The Library Club Guide to Road Trips

Let's face it, weekends on Stony Brook are boring. Everyone either goes home because they cannot bare to be stuck here; or they sit in their room, wishing they had gone home. Well boredom be damned because I have discovered the art of Road Trips. And I have decided to share this delicate art with the rest of you, so you too can bask in its wonderful glory.

1. Gather a group of 3-4 friends. One of them better have a car, otherwise you won't get very far.

2. Decide where to go. I would suggest starting off with places no more than 2.5 hours away and working your way up. The perfect city to start with is Philadelphia (highlights per city to come later).

3. Get directions. Take your address and the address of one place you wish to visit in the city you and your friends have decided to go (ex: South St. in Philly). For the safety and sanity of everyoneinvovled, USE RANDMCNALLY. Otherwise you WILL get lost. Trust me.

4. Everyone should meet up no later than noon. Only losers get up at 6am. You need your energy to wander around the city, so try and make sure you get some sleep the night before. Road trips with out sleep, or hung over, are a lot harder and are not meant foramatuers.

5. Rest stops are half the fun. I've learned to appreciate the smell of rest stop soap, and the hands free towel dispensers. It's gauranteed that you will stop at one (the very least) of these fine facilities on your way to or from wherever you are. It has everything you're little heart may desire at the time, but watch out, its terribly overpriced. This brings up the subject of food….

6. Food can be purchased at rest stop if need be. But if you value your health, you're going to find little or nothing to eat. Everything is fast food. I always opt for french fries and a side salad when I have to. Otherwise bring food in the car. Peanut Butter and Jelly is your best friend. This also applies to drinks. Bring them, don't buy them.

7. Have fun! When you get to where you're going remember to have fun. Typically I have a sort of itinierary prepared that has addresses, hours of operation, and phone numbers for everywhere worth visiting.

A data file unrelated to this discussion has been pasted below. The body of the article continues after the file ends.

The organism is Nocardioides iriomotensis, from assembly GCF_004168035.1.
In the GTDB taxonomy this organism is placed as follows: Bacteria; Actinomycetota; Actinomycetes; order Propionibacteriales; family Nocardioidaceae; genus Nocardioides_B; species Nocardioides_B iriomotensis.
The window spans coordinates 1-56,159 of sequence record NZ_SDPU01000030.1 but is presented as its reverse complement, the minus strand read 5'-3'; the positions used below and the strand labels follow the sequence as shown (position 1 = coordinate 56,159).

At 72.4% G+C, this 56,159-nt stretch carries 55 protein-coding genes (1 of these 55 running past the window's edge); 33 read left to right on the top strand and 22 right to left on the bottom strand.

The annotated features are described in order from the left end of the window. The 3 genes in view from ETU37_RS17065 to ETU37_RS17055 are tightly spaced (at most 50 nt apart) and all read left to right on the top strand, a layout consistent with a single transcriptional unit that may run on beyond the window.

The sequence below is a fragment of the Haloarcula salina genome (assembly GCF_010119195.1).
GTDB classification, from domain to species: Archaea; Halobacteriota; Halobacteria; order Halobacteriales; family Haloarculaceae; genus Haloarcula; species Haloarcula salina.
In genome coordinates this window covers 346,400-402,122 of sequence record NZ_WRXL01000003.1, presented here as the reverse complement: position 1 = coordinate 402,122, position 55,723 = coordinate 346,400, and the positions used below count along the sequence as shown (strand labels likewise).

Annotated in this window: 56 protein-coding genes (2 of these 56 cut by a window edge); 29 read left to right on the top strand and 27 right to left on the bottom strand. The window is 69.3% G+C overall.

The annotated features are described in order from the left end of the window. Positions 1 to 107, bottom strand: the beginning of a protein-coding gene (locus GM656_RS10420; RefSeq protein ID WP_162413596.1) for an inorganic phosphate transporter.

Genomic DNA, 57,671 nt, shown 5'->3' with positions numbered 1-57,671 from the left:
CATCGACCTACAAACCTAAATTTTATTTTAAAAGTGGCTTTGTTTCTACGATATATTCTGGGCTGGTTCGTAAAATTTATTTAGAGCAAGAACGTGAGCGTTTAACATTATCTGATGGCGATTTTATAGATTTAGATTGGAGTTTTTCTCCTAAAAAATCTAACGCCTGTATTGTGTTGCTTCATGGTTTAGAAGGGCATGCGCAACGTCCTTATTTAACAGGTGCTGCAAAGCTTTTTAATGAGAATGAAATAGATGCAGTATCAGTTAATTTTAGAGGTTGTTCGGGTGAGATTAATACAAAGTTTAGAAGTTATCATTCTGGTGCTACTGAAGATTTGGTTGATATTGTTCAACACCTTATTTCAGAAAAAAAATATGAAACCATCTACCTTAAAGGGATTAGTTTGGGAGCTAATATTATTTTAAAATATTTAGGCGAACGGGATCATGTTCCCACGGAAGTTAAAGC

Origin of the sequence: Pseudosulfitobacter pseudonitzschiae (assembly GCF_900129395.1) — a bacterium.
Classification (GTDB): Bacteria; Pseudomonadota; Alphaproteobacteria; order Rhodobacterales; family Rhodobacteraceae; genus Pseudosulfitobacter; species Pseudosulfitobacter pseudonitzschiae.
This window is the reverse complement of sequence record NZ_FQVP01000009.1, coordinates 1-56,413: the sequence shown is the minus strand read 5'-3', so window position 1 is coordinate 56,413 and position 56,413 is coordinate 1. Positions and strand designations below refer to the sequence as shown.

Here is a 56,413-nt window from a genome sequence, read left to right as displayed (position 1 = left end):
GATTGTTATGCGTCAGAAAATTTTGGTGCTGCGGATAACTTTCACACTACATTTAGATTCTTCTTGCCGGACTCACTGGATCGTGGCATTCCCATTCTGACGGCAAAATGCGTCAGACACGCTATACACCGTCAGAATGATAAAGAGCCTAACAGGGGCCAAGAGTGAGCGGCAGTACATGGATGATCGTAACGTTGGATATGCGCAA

Other tips of the trade: (a) Make sure you have directions home; Its not always as simple as reversing the ones there. (b) If you do get fast food, immediately clean you car out when you're done. Otherwise your car, your friends and yourself will smell like fried food. (c) Bring money. Bring more than you think you need. Have an emergency fund at all times.

If you are the driver: There is always tolls and gas involved. Obviously it is not fair for the driver to pay for all of that. Before anyone goes anywhere in the car, start a money pit. The more people you have the less money each needs to put in. Typically 10-20 dollars per person is enough to cover all gas and tolls.

Cities and things to do: Being that I'm rather obsessive about certain bands and certain music, I travel for namely concerts. That means I'm not usually in the city longer than it takes to eat food, see the show, talk to the band, and leave. Typically this goes on for many days, in many cities. So here is a list of the cooler places to visit.

Philadelphia (2.5-3hrs). Stay on the right side of the tracks. Between South St. and the historical district you will find plenty to fill your interest and stomach. If you so desire vegetarian food, there are amazing places just off South St. all over. But fair warning, do not cross the train tracks (literally).

Washington DC (5 hrs). Most of DC is a ghetto its true. Which is unfortunate because all the venues are immersed in this HUGE ghetto. But outside the ghetto, in the business and tourist district, is an amazing city. There isn't much to eat outside of overpriced delis, and chain restaruants, but there are a ton of museums, shops and government buildings to OOO and AAAHH at.

Boston (4.5hrs). This is my favorite city. It's tiny, but each district is entirely unrecongizable to the other. Harvard Square is the MECCA of college students, where you'll find some funky overpriced shops, plenty of bars, a toy store or two, and generally people our own age hanging out.

Other cities of interest: Baltimore (4hrs.), Cleveland (10hrs) (only for the professionally nuts, you will probably need to stay the night), Albany (4hrs).

Most cities have websites with things to do. If you're like me, most bands will eventually play these cities, and always appreciate traveling fans.



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